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Compensation for Three Gorges Resettled Residents

The world's largest hydroelectric project is expected to become a source of aid for people who have had to move to make way for its construction.

The Three Gorges hydro-power project will divert some of the cash earned from generating electricity to helping resettled residents, said Chongqing Vice Mayor Huang Qifan yesterday at the annual conference of the Chinese Economists Society held between June 24 and 27 in Chongqing.

By 2009, when the project is due to be finished, around 1.13 million people -- 85 percent of them from Chongqing and the rest from Hubei Province -- would have been relocated.

The huge reservoir will flow over their homes, fields and factories in an area covering 632 square kilometers, Huang said.

"The central government has allocated 60 billion yuan (US$7.2 billion) to move residents," Huang added. "But it is just as important that we try to ensure that resettled people can maintain good lives."

Huang did not specify the amount of electricity sales to be earmarked for resettled residents. But he said the amount of cash allocated last year was 200 million yuan (US$24 million) and will continue to surge as more turbines fire up at the Three Gorges Dam.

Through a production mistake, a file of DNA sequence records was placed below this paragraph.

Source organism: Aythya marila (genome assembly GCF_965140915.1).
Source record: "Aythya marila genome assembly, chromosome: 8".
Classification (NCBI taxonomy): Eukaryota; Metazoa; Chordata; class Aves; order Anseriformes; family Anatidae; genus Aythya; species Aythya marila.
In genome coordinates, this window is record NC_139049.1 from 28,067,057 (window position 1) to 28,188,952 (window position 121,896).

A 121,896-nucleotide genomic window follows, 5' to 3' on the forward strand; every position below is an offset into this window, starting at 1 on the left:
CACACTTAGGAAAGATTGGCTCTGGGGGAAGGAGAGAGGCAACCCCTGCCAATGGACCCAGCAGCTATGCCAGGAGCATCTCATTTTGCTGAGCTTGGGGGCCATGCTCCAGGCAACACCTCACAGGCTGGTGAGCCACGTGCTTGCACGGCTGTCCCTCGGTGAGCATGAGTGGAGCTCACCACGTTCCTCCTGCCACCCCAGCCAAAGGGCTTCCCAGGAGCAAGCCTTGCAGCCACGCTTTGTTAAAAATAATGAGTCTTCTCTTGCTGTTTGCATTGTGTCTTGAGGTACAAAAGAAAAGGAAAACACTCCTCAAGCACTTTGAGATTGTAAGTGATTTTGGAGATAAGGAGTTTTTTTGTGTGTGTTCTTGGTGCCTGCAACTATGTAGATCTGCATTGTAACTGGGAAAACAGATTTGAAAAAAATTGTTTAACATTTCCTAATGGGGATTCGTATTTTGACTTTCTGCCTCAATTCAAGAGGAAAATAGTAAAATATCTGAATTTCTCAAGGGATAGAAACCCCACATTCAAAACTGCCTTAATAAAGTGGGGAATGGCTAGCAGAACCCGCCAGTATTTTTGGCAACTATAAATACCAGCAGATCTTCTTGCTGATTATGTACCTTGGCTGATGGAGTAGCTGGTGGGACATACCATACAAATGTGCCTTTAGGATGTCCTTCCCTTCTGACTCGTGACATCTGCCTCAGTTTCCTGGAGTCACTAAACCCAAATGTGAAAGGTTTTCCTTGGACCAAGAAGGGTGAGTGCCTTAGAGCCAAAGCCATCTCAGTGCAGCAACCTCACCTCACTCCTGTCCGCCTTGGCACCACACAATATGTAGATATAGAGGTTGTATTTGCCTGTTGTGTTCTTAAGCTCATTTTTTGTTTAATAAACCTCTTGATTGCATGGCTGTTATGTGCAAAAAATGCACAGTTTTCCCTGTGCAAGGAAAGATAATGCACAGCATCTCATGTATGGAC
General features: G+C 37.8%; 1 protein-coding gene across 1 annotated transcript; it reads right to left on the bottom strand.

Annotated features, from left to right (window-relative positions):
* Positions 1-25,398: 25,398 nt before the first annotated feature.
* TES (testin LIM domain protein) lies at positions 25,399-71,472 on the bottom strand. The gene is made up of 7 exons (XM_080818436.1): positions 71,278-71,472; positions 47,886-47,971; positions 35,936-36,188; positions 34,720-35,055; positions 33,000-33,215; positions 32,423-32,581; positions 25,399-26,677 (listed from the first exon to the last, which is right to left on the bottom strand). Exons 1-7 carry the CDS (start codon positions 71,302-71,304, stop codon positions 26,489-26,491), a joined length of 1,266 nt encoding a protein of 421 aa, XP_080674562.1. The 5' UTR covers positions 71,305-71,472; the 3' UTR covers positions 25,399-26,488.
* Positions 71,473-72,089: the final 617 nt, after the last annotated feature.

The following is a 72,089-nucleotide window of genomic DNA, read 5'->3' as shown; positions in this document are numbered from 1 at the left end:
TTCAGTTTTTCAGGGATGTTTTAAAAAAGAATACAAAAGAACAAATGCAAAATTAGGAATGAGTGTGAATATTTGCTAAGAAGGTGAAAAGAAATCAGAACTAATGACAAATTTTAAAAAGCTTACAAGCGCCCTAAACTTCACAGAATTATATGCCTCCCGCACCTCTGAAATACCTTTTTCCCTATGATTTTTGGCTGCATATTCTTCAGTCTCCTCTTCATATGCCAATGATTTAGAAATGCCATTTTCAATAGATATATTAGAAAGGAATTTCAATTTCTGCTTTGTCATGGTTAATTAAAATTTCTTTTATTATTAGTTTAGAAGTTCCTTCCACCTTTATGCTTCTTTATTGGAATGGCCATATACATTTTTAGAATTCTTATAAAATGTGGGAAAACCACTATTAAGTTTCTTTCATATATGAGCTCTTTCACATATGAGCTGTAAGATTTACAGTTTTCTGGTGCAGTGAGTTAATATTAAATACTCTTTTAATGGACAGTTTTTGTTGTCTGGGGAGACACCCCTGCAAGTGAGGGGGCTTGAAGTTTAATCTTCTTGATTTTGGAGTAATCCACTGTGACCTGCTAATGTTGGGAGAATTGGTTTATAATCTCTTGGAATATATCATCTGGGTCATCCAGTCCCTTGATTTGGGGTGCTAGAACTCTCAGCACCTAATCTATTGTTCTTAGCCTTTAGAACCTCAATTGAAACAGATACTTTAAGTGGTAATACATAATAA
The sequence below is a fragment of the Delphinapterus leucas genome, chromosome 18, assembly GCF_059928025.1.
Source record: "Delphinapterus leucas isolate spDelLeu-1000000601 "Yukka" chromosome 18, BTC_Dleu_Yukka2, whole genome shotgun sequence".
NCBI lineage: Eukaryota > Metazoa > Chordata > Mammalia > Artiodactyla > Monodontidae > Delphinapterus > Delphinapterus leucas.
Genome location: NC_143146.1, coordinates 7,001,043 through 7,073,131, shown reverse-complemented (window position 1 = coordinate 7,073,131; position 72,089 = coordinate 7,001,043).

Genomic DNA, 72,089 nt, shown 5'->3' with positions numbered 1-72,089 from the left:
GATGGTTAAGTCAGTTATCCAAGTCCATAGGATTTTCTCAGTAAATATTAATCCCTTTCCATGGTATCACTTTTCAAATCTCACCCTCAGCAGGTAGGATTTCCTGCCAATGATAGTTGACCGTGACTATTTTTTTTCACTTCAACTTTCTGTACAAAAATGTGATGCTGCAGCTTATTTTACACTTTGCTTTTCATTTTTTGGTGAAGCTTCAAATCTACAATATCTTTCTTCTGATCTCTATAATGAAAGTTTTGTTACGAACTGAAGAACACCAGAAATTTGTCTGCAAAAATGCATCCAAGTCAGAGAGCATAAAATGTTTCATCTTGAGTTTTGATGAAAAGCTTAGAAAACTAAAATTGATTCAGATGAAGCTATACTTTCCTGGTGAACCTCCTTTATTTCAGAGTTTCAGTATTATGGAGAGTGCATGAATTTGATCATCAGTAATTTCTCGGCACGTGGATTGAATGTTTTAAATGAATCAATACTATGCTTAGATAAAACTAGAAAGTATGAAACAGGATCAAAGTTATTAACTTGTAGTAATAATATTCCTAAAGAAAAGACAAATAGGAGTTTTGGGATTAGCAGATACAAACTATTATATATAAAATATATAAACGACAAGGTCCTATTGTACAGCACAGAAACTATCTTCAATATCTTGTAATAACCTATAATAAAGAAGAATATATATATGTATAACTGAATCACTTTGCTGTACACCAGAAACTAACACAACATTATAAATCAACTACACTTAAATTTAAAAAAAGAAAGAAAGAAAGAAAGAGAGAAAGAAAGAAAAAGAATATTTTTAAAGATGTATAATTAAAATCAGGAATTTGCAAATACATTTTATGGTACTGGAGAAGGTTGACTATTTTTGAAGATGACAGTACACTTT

The dam generated 39.1 billion kilowatt-hours of electricity last year, according to Li Yong'an, president of the China Three Gorges Project Corp. It will pump out 84.7 billion kilowatt-hours a year when 26 generators are operational in 2009.

By then, up to 700 million yuan (US$84 million) is expected to be paid out annually from power sales to subsidize relocated people, providing training and helping them launch labor-intensive firms, Huang said.

He also said the central government has set up a special foundation to strengthen industrial development for resettled people.

Until 2010, 500 million yuan (US$60 million) will be given each year to needy enterprises operating in resettled areas, he revealed.

He added that Chongqing will allocate the funds to both public and private enterprises.

Enterprises in resettled areas will be exempt from customs tariffs if they import foreign equipment, a preferential policy available only in some coastal special economic zones, he said.

The measures will aim to help reduce unemployment in resettled areas from around 15 percent now to 6 percent in three to four years, he said.

The vice-mayor also said Chongqing has laid out detailed plans to improve and protect the environment in resettled areas.

Huang said Chongqing is gearing up for the Fifth Asia-Pacific Cities Summit, to be held from October 11 to 14.

(China Daily June 27, 2005)

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